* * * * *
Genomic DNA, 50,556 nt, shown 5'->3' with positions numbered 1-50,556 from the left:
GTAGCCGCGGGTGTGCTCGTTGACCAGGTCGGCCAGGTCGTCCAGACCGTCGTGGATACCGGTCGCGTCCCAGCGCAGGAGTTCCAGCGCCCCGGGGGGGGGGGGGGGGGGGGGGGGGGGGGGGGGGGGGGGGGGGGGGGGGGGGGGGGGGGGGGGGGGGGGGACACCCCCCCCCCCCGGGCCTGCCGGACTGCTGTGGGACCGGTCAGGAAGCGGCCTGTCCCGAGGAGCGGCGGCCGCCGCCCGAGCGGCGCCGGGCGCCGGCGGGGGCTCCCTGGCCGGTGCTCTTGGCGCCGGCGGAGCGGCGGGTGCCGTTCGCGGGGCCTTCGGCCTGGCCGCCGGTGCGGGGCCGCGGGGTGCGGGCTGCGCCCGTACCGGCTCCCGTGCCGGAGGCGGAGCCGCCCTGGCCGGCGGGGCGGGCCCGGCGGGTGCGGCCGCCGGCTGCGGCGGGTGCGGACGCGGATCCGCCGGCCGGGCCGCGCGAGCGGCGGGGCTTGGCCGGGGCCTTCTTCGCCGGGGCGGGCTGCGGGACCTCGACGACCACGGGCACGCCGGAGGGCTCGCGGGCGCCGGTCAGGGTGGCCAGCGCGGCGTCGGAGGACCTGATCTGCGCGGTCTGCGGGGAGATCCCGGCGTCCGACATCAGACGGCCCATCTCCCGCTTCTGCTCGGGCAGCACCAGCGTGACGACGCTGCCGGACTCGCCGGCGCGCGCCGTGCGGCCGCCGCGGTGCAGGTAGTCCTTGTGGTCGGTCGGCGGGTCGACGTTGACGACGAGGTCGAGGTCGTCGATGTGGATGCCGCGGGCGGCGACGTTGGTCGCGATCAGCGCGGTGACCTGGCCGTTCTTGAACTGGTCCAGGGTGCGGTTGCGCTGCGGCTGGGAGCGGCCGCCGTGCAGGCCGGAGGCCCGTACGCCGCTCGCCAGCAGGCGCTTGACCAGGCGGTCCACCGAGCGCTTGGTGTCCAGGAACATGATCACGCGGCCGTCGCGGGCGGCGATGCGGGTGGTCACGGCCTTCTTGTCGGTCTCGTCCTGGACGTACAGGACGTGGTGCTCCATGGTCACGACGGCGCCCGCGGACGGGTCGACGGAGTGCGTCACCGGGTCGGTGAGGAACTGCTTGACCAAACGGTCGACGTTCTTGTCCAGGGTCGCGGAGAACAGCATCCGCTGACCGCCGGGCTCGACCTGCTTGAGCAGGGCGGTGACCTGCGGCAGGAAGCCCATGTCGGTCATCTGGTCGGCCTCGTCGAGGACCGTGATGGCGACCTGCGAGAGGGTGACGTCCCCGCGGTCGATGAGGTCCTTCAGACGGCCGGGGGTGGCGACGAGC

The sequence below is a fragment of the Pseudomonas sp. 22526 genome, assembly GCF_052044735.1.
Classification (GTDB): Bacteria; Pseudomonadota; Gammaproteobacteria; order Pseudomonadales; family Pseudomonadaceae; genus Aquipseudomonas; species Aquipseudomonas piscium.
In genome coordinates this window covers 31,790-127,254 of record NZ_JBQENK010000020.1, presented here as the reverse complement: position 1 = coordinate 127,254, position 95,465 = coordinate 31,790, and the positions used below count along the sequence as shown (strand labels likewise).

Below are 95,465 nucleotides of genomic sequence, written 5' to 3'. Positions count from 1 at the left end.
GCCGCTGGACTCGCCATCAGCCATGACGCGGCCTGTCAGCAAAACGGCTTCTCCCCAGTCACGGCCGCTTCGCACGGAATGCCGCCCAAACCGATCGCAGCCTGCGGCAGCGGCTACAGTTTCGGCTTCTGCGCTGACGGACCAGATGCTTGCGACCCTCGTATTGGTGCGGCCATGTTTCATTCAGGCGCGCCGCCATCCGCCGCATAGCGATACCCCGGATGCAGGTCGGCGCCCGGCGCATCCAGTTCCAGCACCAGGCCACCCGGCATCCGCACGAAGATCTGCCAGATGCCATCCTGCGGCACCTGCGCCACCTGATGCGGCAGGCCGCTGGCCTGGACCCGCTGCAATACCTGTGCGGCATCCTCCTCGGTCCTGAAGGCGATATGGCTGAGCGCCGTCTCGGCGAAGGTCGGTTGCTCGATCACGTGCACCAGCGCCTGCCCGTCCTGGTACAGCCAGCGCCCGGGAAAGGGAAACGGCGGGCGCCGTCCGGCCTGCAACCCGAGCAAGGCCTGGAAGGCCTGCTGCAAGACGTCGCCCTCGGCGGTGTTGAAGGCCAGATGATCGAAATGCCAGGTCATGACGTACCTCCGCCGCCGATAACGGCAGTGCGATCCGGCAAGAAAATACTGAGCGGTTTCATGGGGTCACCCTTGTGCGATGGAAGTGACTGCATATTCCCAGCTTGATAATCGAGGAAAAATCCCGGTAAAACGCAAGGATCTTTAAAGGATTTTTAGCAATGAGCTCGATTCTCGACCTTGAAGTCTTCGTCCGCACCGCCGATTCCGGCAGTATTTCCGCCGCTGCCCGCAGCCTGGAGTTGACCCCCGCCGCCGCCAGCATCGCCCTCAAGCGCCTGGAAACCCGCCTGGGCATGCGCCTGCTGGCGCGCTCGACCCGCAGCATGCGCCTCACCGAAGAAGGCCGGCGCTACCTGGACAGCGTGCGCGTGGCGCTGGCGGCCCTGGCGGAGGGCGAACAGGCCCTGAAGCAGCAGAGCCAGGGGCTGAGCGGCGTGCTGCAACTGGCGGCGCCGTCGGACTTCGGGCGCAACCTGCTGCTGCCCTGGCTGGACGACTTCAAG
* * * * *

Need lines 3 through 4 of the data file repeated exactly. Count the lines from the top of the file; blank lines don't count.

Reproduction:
The sequence below is a fragment of the Pseudomonas sp. 22526 genome, assembly GCF_052044735.1.
Classification (GTDB): Bacteria; Pseudomonadota; Gammaproteobacteria; order Pseudomonadales; family Pseudomonadaceae; genus Aquipseudomonas; species Aquipseudomonas piscium.